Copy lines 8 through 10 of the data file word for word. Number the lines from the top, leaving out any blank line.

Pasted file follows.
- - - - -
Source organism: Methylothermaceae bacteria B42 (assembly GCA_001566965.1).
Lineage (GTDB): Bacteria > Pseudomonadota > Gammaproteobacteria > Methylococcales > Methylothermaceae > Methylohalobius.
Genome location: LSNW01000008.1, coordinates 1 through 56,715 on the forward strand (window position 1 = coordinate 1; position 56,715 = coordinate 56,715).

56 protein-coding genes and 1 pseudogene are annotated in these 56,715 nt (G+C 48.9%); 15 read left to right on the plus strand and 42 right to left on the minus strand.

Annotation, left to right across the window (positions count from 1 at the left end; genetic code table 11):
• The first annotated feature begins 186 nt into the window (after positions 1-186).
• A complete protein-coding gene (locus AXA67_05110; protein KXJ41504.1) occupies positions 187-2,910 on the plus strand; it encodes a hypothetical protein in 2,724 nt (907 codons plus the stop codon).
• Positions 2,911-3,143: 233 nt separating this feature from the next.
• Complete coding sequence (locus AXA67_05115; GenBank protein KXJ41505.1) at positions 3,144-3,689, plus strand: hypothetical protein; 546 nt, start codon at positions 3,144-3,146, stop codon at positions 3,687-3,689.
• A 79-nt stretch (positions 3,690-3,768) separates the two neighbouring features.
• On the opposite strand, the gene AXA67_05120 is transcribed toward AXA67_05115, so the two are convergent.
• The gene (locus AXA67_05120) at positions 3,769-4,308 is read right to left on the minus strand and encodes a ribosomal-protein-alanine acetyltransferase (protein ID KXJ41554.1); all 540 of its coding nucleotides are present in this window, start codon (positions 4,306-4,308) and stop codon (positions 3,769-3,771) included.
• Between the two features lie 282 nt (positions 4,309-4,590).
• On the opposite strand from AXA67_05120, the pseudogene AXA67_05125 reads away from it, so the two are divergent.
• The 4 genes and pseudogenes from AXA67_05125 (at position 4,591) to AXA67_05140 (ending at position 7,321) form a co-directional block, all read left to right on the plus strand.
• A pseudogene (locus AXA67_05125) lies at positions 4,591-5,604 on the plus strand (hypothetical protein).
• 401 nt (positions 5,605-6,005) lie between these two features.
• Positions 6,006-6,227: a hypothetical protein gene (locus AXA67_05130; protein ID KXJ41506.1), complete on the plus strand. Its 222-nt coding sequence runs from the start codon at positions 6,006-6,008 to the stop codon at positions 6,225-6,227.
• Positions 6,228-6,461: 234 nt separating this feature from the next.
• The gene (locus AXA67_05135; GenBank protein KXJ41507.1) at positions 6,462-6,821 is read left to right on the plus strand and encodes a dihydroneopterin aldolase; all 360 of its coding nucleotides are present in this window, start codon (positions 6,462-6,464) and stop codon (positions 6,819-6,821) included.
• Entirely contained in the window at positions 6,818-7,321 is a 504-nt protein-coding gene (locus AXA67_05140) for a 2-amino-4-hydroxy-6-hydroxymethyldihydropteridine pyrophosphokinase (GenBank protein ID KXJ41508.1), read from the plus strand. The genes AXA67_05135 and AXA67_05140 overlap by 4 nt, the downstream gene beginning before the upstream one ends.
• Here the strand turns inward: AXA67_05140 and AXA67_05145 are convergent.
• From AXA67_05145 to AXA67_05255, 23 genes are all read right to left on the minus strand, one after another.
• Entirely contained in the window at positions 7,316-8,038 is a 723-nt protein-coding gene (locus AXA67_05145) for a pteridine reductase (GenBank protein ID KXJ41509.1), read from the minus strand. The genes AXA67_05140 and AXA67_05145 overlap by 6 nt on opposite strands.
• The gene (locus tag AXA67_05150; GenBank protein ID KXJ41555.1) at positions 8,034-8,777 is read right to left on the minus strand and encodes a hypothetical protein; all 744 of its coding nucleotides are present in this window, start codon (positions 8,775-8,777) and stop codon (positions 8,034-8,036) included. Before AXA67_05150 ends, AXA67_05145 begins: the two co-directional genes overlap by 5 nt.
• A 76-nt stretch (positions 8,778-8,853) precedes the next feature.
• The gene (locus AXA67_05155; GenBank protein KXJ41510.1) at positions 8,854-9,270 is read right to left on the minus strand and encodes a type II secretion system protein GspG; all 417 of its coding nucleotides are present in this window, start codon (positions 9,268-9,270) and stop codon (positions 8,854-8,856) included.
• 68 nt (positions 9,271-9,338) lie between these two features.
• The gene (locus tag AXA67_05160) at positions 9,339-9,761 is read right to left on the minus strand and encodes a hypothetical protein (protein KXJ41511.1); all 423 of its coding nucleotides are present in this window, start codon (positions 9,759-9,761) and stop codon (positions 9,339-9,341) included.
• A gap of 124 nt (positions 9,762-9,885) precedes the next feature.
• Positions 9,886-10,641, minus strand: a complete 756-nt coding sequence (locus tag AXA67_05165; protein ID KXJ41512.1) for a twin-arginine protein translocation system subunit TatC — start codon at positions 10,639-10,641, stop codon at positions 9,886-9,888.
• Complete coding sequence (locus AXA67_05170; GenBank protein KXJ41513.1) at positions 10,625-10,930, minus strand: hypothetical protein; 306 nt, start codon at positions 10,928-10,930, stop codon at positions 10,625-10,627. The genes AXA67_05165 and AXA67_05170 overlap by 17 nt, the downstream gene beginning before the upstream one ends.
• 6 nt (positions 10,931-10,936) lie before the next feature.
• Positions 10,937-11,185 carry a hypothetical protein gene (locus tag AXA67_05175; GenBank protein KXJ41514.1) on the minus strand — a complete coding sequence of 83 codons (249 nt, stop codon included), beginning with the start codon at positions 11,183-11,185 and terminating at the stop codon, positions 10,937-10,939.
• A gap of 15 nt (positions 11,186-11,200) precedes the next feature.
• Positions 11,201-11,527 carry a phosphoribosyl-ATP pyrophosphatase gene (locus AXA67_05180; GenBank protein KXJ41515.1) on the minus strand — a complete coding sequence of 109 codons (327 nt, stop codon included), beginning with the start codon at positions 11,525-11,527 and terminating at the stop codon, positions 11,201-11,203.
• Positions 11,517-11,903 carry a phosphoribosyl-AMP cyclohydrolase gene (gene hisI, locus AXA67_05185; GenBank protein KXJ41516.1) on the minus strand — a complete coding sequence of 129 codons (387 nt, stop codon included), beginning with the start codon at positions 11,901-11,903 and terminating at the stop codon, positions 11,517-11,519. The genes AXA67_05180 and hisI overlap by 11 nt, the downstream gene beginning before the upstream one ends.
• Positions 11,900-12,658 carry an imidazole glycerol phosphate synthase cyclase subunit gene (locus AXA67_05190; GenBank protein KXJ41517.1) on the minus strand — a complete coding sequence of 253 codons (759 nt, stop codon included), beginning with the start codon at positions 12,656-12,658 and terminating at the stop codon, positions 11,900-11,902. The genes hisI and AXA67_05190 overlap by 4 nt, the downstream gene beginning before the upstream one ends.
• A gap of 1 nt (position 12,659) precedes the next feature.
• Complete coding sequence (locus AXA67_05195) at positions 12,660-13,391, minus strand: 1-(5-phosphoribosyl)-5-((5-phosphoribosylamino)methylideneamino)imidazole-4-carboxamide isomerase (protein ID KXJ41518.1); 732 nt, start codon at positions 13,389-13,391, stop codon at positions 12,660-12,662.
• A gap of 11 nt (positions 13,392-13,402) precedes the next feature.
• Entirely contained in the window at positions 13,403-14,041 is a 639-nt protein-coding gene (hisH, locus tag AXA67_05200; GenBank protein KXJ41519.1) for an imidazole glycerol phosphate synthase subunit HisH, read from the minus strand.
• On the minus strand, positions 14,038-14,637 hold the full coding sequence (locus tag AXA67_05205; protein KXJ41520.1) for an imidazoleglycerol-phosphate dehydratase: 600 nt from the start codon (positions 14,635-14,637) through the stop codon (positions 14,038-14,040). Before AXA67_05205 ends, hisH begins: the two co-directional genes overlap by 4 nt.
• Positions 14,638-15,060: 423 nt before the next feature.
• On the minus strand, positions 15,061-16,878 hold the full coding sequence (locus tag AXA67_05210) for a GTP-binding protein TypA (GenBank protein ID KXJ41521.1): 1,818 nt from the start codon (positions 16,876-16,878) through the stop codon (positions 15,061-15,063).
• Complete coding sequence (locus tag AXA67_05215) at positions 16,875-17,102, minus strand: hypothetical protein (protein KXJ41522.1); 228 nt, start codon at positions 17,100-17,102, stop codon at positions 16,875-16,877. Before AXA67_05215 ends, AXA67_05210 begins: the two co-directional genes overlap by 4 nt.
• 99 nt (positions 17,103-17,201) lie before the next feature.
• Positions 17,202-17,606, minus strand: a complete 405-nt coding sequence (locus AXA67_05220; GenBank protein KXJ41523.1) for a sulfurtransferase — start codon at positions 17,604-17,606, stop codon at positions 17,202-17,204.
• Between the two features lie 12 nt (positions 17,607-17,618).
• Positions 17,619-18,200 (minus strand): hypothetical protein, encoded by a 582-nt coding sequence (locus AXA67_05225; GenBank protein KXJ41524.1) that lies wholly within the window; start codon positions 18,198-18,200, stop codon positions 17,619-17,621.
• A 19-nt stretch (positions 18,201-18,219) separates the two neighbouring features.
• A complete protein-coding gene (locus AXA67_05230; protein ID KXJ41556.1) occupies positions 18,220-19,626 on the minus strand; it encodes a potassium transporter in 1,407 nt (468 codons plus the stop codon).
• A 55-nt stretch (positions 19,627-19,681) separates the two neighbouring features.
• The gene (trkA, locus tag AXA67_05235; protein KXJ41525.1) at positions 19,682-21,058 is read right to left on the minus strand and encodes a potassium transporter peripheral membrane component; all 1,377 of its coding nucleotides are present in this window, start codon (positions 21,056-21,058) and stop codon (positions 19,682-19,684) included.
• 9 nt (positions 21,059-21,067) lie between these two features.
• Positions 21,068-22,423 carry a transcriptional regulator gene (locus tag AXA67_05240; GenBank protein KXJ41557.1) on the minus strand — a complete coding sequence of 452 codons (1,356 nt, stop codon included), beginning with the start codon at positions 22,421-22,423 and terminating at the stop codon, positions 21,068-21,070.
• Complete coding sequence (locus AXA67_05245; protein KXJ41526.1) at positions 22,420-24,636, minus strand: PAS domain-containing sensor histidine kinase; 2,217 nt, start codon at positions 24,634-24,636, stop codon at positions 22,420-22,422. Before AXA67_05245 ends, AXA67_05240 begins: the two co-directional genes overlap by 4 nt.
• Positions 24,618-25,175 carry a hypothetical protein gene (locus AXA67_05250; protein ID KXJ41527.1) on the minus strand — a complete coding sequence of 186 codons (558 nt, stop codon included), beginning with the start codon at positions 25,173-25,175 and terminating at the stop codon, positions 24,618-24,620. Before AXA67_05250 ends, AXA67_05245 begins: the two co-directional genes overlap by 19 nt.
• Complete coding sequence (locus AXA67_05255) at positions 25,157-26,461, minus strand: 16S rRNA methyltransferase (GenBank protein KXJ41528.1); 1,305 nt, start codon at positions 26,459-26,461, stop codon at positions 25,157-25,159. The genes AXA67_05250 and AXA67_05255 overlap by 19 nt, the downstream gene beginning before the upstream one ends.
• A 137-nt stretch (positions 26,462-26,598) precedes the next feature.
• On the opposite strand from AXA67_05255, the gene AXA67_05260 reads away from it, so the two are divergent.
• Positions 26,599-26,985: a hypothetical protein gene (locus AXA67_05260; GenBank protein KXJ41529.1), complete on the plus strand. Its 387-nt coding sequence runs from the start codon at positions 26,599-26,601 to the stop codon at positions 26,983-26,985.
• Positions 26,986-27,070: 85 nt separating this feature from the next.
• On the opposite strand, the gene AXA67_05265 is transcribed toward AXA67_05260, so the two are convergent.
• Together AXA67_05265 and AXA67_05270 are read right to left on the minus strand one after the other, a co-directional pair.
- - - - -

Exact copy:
• Positions 2,911-3,143: 233 nt separating this feature from the next.
• Complete coding sequence (locus AXA67_05115; GenBank protein KXJ41505.1) at positions 3,144-3,689, plus strand: hypothetical protein; 546 nt, start codon at positions 3,144-3,146, stop codon at positions 3,687-3,689.
• A 79-nt stretch (positions 3,690-3,768) separates the two neighbouring features.